1963 - An MGM/Cinerama float publicizing "The Wonderful World of the Brothers Grimm" visits the Reseda. Thanks to Dallas Movie Theaters for locating the trade magazine photo for a post on Cinema Treasures.

1966 - A photo appearing on "Early Views of the San Fernando Valley," a Water and Power Associates Museum page. It looks like someone has spent some time trying to erase a watermark. 

1983 - The theatre as a Spanish language venue a few years before closing. Thanks to the now-vanished American Classic Images website for the photo.  

2009 - A glamorous postcard view including the closed theatre. Thanks to Ken McIntyre for finding this one for a post for the Photos of Los Angeles private Facebook group. He notes that the giant donut once on the corner has been replaced with a gas station. Leonard Agoado commented: 

"Back in the early '70s, the three-faced building on the right was a Thomas Organ store that had a wrap-around sign saying 'We'll beat any organ deal.' If you approached the intersection going southbound on Reseda, all you saw until you got close was 'We'll beat any organ'. Always got a snicker.."

2009 - The facade from across the street. Thanks to Don Solosan for this view taken for the now-dormant Theatre Committee of the L.A. Conservancy. And thanks to Hillsman Wright of the Los Angeles Historic Theatre Foundation for making the photo available.  

2009 - A signage detail from Ken McIntyre.

2009 - Thanks to Don Solosan for this Christmas season view.

2009 - A look west at the boarded up entrance and some of the terrazzo. Thanks to Ken McIntyre for his photo. 

2010 - A fine shot from Mark Peacock on Flickr. It's part of his Vintage Theatres and Drive-Ins album.

2012 - Hey, the CRA gave the theatre a coat of paint! We're looking east on Sherman Way. Photo: Google Maps

2016 - A view by Dean Musgrove included with a July 1, 2016 Los Angeles Daily News story by Gregory J. Wilcox titled "Shuttered Reseda Theater gets green light to become Laemmle multiplex."

2019 - The back of the building. Photo: Bill Counter

2019 - Still waiting for the next chapter. The red sign on the facade advises caution as there's a hole in the roof. Photo: Bill Counter 

2023 - The mural on the west wall executed in 2022 by 11:11 Projects. Thanks to Dave Hunter for sharing his photo. He comments: "About a year ago, this group of murals spelling out the name of the town appeared on the side of the Reseda Theatre. Check out the YouTube short on the creation of it; makes me a little prouder to be living within walking distance of the theatre."

2023 - The street end of the mural. It's another photo by theatre explorer Dave Hunter. He featured three shots of the work in a June Facebook post. The Reseda photos were an addition to Dave's ever-growing Theatres album. 


The Reseda in the Movies:

The biggest break the Reseda had in years was the inclusion in the title sequence of Paul Thomas Anderson's "Boogie Nights" (New Line, 1997). Thanks to the page about filming locations on the San Fernando Valley Blog for the screenshot. See the Historic L.A. Theatres in Movies post for another Reseda view as well as a shot from a visit to the Pussycat Theatre in Santa Monica.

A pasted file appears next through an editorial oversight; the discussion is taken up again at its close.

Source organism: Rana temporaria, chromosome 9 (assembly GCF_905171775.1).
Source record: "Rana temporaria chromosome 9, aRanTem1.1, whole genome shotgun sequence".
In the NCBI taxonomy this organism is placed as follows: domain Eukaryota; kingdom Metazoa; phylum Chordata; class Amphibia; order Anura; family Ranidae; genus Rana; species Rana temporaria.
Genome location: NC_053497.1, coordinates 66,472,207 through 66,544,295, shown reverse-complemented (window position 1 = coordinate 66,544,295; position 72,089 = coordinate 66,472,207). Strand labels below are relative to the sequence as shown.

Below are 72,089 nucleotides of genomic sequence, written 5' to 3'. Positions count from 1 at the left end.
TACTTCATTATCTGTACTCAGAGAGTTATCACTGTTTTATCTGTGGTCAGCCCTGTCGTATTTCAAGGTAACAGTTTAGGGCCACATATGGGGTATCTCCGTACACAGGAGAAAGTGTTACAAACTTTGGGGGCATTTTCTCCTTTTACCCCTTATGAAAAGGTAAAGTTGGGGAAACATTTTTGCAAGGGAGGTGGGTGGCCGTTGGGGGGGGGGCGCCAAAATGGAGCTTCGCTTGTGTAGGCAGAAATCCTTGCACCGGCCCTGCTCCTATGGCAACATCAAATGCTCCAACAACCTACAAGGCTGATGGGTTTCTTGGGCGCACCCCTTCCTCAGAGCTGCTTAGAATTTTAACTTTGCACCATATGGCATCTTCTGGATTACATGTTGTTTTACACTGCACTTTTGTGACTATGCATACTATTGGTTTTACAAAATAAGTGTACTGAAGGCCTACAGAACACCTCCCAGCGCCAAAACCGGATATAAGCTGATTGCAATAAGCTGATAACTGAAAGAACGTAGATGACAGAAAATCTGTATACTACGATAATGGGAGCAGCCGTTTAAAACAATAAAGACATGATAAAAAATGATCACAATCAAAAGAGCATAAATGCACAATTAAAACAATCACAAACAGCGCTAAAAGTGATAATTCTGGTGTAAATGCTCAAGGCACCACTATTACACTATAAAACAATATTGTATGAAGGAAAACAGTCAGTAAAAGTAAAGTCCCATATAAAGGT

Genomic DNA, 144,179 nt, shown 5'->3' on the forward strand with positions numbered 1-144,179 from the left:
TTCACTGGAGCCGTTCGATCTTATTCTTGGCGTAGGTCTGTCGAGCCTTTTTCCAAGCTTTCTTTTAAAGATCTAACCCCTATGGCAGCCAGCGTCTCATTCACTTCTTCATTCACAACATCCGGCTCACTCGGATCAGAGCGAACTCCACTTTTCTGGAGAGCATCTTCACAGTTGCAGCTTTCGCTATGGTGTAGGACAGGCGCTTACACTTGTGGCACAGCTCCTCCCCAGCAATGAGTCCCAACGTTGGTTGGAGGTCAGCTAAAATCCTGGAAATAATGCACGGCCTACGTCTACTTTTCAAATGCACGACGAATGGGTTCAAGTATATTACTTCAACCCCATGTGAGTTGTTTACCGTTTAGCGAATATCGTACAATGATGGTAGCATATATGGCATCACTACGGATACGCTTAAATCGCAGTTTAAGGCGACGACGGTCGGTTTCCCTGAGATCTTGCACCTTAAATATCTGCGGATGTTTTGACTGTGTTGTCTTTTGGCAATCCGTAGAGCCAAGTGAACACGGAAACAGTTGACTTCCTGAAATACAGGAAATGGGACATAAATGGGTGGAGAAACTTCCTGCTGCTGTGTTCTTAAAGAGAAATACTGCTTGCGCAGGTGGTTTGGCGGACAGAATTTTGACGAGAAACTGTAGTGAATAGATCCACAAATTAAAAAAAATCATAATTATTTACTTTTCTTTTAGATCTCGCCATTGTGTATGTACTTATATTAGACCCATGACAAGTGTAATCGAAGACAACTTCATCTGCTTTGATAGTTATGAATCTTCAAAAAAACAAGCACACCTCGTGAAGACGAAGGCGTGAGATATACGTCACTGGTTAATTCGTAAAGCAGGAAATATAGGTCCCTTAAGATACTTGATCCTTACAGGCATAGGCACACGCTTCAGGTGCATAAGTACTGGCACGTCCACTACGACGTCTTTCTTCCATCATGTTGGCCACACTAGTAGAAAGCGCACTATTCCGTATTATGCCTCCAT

The Reseda is included in "5 Landmarks in San Fernando Valley in Film," a 2019 article by Deja Magee on the CSUN site Sundial.

More Information: See the Cinema Treasures page on the Reseda for many stories. The Cinema Tour page has three post-closing exterior photos.

The Los Angeles Daily News had a good 2012 story about the 100th anniversary of the town and the current problems with economic development. There had been a 2006 article on the site about officials trying to reinvent the community.

 Wikipedia has an article on Reseda which also includes a 2010 look at the theatre.

An earlier Reseda Theatre? In 1927 two Van Nuys theatremen planned a theatre in Reseda, evidently never built. It's mentioned in a July 3, 1927 L.A. Times item unearthed by Cinema Treasures contributor Jeff Bridges:

"Reseda To Get First Theater - Reseda, July 2 - Reseda is to have its first motion-picture theater-a building that is to cost $35,000. This is the announcement made by N. Scheinberg and M.P. Horwitz, owners and operators of the Van Nuys Theater, and the Madrid Theater at Owensmouth. The Reseda house will be erected on Reseda Boulevard, north of Sherman Way. The Sloan Building Company of Los Angeles will have charge of construction. Plans will be by Roy Reeves, Van Nuys architect. Scheinberg and Horwitz are well-known Van Nuys men. Following their success at Van Nuys, they built the Owensmouth house a few months ago, with the promise that a similar playhouse would be erected in Reseda."

The Van Nuys Theatre mentioned was later known as the Fox Van Nuys. The Madrid Theatre was known in its later years as the Canoga Theatre and the Park Theatre.  

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  1. It broke my heart when I was back in Reseda a few years ago and saw this place. We used to go to this theater, when I was little. Then, I saw the newspaper article saying that Laemmle was going to restore it. Hopefully, they'll fix this place up soon.

  2. I made a game where you walk around this intersection

  3. Hey, my sister and I used to work at Reseda Theater back in the early sixties. We would come in after school at Reseda High, or on Saturdays and Sundays, put on a sweaty uniform which another worker had recently taken off, and work the aisles, the candy counter, or the ticket booth. On Friday nights, I would go upstairs to check the women’s restroom, and the rough smoking girls up there would sneer at me, and keep smoking. At the Saturday matinee, sometimes they would pack the kids two to a seat. Our brother threw something at the screen and put a tear in it. Reseda Theater was a big part of our formative years, that’s for sure!

    1. Thanks for your recollections!

    2. I was raised in Reseda,elementary school went to Northride jr High
      Cleveland H.S Reseda Even attended
      Lapin Bros. School of Bty on Reseda blvd my first apt was the Fountain Apt Reseda blvd corner of strathern I'd tell ppl I live in Reseda whr the Karata kid lived. Lol I just lived up Reseda blvd at Cantara st on Darby Ave my friends and I on the week ends spent are good hard earned allowances At Reseda Theater in between horse backriding. As I got older Reseda drive in.i was always proud that I was from Reseda little was known about Reseda back in my day it's come up over the years an just so happens I came across this theater blog got interest.its really sad the theater finially ended, the drive in too. Not much to do, the Skating rinkonplummer, then the country club openned bought Savon drug store that was super while it lasted alot on memories in Reseda slowly saw everythg disapear Woolworths on the other end from the theater get a shake at the counter fill up with candy for the theater. It was a great time to grow up in Reseda